Buy-to-let stamp duty calculator
The buy-to-let stamp duty rules mean that anyone buying an additional property, including buy-to-let landlords and those buying second homes and holiday homes, will have to pay an extra 3% in stamp duty. Use our calculator to work out how much you'll pay.
Buy-to-let and second home stamp duty rates
Second home and buy-to-let stamp duty rates are tiered, just like residential stamp duty rates and income tax. Each tier, or portion of the property price, is now subject to an extra 3% stamp duty on top of the usual rate paid by those buying a home they are intending to live in.
You can check out the stamp duty rates in the table below, and calculate how much you'll now have to pay using our buy-to-let stamp duty calculator, top right.
- These rates only apply in England and Northern Ireland. If you're buying in Wales or Scotland, check out our guides on Welsh stamp duty (LTT) and Scottish stamp duty (LBTT)
|Buy-to-let stamp duty rates|
|Portion of property price||Stamp duty rate|
Take a look at this example to see how it works:
- Property price: £275,000
- Portion 1: £0 - £125,000 - 3% tax (£3,750)
- Portion 2: £125,000.01 - £250,000 - 5% tax (£6,250)
- Portion 3: £250,000.01 - £275,000 - 8% tax (£2,000)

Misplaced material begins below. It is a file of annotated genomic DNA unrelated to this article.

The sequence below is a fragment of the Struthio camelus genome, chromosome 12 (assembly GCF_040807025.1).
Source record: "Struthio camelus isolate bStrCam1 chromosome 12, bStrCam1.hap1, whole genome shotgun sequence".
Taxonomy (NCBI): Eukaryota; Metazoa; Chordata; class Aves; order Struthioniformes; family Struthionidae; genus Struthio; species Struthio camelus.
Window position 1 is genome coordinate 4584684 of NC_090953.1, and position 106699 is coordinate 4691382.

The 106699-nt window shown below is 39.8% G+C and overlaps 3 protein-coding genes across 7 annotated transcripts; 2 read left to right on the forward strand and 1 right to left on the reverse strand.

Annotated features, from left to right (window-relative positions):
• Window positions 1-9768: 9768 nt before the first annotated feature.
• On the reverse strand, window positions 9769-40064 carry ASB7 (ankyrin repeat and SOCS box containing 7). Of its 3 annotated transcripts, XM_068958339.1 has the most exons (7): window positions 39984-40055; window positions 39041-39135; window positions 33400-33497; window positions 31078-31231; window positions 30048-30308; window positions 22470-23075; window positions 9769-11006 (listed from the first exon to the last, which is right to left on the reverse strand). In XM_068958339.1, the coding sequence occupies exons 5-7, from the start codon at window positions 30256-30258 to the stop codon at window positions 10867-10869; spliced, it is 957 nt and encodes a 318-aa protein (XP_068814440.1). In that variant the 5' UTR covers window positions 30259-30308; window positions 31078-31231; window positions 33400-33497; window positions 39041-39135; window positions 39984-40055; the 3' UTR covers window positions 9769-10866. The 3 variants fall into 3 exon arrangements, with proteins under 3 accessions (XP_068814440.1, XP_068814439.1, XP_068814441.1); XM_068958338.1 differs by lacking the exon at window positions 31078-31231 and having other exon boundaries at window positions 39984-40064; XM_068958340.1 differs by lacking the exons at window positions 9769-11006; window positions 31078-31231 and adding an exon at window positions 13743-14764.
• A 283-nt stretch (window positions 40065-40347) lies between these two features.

- Total paid: £287,000 (£12,000 tax)
Buy-to-let stamp duty exemptions
If you're married or in a civil partnership and either partner already owns a property, you'll have to pay the additional stamp duty regardless of how many properties you yourself own.
If the purchase is not made by an individual (eg the buyer is a company rather than a person), the additional stamp duty will apply regardless of how many properties the company owns.
So what properties are excluded from buy-to-let stamp duty?
If the total price paid for the property is under £40,000 you won't need to pay any stamp duty at all.
If you're buying a caravan, mobile home or houseboat, you'll also be exempt from stamp duty, regardless of the purchase price and whether it's going to be your main residence.
If you exchanged contracts on or before 26 November 2015, and complete your purchase on or after 1 April 2016, you will be exempt from paying the higher rate of stamp duty.
If you buy a new home before selling your old one, you will have to pay the higher stamp duty rate.
However, you can claim this back if you sell your original home within 36 months (three years) of buying the new one. The claim must be made within three months of the sale.
Holding financial interest in a property
It's unlikely that additional stamp duty will apply if you have inherited a small share (50% or less) in an additional property, or you hold a financial interest in one as part of a partnership or as a beneficiary of a trust.
However, there are exceptions, so you should declare any financial interests such as these to your solicitor.
- For help working out whether you'll have to pay higher stamp duty rates, Which? members can call the Which? Money Helpline. If you're not yet a member, try Which? Money for £1 for two months for full access to the helpline
- Finding a buy-to-let mortgage can be a confusing process, but you can get impartial advice on the right product for you by contacting Which? Mortgage Advisers on 0808 252 7987
Correct as of date of publication.